Stack Overflow is a community of 4.7 million programmers, just like you, helping each other.

Join them; it only takes a minute:

Sign up
Join the Stack Overflow community to:
  1. Ask programming questions
  2. Answer and help your peers
  3. Get recognized for your expertise

I am having an issue with getting mod_rewrite rules working in .htaccess after moving them from the conf.d folder. I do understand for performance sake that it would be wiser to leave it sitting there but I have folder serving php on the document root which I do not want these same rules applied to.

And here it is.. Any and all help would be greatly appreciated!

<IfModule mod_rewrite.c>
    RewriteEngine On
    RewriteRule ^/([^/]*)/(\d+)/? /index.php?p=$1&id=$2 [QSA,L]
    RewriteRule ^/([^/]*)/([^/]*)/(\d+)/? /index.php?p=$1&s=$2&id=$3 [QSA,L]
    RewriteCond %{REQUEST_URI} !/(manual|admin|awstats)
    RewriteRule ^/([^/]*)/?([^/]*)/? /index.php?p=$1&s=$2 [QSA,L]

Edited with additional config:

<Location "/admin/">
    SetHandler python-program
    PythonHandler django.core.handlers.modpython
    SetEnv DJANGO_SETTINGS_MODULE site.settings
    #PythonDebug Off

Alias /adminmedia/ "/usr/lib/python2.4/site-packages/django/contrib/admin/media/"

<Directory "/usr/lib/python2.4/site-packages/django/contrib/admin/media">
    Options -Indexes MultiViews
    AllowOverride None
    Order allow,deny
    Allow from all
share|improve this question
Unless I'm mistaken, couldn't you wrap the rules you want for a specific folder in a Directory block. – Jason McCreary Jul 13 '11 at 2:35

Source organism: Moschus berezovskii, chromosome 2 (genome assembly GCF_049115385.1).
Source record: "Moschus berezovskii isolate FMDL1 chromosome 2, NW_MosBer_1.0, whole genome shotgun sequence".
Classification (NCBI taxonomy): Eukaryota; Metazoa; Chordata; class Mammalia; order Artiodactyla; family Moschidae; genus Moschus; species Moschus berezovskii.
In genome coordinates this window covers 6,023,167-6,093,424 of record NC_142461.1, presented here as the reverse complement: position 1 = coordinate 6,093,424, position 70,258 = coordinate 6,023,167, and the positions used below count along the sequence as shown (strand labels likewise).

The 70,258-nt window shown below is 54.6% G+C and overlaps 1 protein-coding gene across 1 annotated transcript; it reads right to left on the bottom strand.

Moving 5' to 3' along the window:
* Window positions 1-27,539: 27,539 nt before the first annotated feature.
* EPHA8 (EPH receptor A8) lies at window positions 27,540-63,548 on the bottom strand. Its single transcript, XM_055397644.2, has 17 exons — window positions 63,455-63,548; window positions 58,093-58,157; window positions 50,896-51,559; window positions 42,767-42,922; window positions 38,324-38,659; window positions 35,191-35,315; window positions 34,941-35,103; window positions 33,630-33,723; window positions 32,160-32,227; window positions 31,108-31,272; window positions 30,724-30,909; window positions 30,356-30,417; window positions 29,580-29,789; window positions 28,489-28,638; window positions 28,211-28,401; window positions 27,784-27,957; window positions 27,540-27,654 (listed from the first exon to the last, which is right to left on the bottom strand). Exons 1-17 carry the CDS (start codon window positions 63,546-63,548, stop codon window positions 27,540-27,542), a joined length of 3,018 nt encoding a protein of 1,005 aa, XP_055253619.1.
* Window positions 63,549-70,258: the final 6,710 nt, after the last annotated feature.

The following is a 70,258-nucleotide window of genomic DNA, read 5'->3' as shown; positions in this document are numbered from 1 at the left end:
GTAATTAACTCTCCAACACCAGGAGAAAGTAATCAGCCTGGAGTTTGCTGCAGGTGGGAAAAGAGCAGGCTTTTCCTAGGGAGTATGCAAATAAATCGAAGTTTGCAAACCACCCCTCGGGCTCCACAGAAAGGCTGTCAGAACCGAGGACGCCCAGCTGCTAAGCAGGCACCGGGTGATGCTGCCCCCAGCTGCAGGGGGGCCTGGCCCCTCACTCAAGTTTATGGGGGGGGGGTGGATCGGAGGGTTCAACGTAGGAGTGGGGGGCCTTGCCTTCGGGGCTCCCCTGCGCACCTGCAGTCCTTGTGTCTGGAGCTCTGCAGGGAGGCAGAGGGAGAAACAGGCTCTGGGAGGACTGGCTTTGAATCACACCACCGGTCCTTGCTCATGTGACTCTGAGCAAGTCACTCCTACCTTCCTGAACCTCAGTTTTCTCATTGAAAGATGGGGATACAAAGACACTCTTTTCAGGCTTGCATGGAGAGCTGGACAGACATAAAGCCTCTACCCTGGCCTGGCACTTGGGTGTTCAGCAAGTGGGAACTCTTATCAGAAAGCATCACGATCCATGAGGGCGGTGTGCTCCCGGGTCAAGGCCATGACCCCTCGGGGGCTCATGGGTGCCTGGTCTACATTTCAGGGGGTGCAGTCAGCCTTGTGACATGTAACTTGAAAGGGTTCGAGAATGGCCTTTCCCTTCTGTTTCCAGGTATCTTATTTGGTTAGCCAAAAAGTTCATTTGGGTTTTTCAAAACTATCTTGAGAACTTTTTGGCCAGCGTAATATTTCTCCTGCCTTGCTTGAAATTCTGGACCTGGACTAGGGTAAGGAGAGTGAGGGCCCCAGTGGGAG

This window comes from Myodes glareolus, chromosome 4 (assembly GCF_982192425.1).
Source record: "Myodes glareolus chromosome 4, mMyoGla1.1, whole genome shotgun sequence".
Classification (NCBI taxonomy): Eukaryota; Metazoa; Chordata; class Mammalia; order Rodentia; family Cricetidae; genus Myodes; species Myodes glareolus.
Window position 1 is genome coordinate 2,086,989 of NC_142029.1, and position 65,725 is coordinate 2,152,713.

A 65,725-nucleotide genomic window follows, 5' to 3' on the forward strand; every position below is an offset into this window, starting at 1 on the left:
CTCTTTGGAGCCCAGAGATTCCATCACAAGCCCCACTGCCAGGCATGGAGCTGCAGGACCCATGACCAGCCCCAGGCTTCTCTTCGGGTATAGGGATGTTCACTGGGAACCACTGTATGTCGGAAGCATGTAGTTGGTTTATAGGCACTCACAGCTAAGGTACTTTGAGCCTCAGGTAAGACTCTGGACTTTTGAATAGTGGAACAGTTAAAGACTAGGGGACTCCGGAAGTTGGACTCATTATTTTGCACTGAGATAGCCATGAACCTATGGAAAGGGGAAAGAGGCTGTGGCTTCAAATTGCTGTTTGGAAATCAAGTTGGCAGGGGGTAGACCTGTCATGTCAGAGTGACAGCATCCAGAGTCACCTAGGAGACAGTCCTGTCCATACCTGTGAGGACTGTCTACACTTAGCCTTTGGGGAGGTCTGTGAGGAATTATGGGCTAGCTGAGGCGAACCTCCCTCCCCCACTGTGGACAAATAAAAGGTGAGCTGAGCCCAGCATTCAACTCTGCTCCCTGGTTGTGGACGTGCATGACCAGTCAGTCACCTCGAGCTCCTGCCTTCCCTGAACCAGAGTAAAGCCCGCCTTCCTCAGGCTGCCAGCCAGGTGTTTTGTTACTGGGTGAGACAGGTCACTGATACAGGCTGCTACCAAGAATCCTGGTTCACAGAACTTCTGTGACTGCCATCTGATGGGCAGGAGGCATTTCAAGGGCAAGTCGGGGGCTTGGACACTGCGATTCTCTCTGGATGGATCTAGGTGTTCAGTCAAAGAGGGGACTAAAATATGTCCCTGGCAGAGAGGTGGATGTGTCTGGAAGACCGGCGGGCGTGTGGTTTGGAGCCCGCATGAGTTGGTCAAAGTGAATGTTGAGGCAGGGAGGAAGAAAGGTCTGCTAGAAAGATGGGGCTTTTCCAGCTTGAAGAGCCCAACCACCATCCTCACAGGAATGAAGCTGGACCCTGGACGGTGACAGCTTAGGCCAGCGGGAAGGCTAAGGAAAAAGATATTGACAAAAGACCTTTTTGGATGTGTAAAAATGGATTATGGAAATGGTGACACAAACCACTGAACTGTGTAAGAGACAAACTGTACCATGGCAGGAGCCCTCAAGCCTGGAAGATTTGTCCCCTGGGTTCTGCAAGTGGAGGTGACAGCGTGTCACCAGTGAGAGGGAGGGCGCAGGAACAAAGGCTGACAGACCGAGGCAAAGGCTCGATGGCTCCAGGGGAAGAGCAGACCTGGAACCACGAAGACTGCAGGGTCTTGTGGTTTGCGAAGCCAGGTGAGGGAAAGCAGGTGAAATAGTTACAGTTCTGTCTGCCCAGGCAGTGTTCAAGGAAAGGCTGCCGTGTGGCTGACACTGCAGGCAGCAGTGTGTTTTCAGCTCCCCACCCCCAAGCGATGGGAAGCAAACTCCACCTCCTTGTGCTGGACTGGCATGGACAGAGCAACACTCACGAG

up vote 2 down vote accepted

as astated by @Jason McCreary you can put your rewriteRules in a <Directory> section. It will be limited to that directory only. The main advantage from a Directory versus a .htaccess is that you do not need to allow anything in AllowOverride. So that's:

  • safer: no risk of anyone altering apache configuration by using a .htaccess (use AllowOverride None)
  • faster: apache does not need to search for any .htaccess in your directory or in all the parents directories (us your AllowOverride None in a <Directory /> section, start on top of the filesystem)

Now there are some difference on the rewrite Engine when used in .htaccess files, you may need to play with rewriteBase for example.

share|improve this answer

Be sure that the directory is configured with AllowOverride FileInfo (this is required for using the RewriteEngine)

share|improve this answer
I am at complete loggerheads with this issue. The scenario is this: I have a django site at setup with mod_python (this was the original setup and I haven't touched it at all) with all the configurations sitting in the conf.d folder. Now I am trying to serve an additional PHP folder at The issue which I am seeing is that the rewrite rules for the main site are affecting the folder serving the PHP content hence I wanted to figure out a way to move the rewrite rules from the conf.d directory a .htaccess at the document root. – Plastika Jul 13 '11 at 4:11

Your Answer


By posting your answer, you agree to the privacy policy and terms of service.

Not the answer you're looking for? Browse other questions tagged or ask your own question.